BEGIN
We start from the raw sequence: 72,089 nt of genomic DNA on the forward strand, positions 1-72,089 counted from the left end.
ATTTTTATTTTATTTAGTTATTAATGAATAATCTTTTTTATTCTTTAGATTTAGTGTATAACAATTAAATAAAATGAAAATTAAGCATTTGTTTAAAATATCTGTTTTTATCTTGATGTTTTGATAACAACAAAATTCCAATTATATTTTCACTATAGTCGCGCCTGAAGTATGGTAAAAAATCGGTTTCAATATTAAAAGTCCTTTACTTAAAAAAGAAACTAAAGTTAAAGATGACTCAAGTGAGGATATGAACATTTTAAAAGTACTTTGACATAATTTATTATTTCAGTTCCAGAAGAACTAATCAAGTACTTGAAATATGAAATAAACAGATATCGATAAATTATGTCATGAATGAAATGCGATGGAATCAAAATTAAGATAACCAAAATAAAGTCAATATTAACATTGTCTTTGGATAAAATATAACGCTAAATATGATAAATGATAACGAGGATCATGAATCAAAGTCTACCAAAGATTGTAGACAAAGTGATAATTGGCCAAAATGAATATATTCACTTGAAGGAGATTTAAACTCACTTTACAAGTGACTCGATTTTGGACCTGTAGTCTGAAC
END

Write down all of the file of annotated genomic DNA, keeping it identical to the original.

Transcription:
We start from the raw sequence: 72,089 nt of genomic DNA on the forward strand, positions 1-72,089 counted from the left end.
ATTTTTATTTTATTTAGTTATTAATGAATAATCTTTTTTATTCTTTAGATTTAGTGTATAACAATTAAATAAAATGAAAATTAAGCATTTGTTTAAAATATCTGTTTTTATCTTGATGTTTTGATAACAACAAAATTCCAATTATATTTTCACTATAGTCGCGCCTGAAGTATGGTAAAAAATCGGTTTCAATATTAAAAGTCCTTTACTTAAAAAAGAAACTAAAGTTAAAGATGACTCAAGTGAGGATATGAACATTTTAAAAGTACTTTGACATAATTTATTATTTCAGTTCCAGAAGAACTAATCAAGTACTTGAAATATGAAATAAACAGATATCGATAAATTATGTCATGAATGAAATGCGATGGAATCAAAATTAAGATAACCAAAATAAAGTCAATATTAACATTGTCTTTGGATAAAATATAACGCTAAATATGATAAATGATAACGAGGATCATGAATCAAAGTCTACCAAAGATTGTAGACAAAGTGATAATTGGCCAAAATGAATATATTCACTTGAAGGAGATTTAAACTCACTTTACAAGTGACTCGATTTTGGACCTGTAGTCTGAAC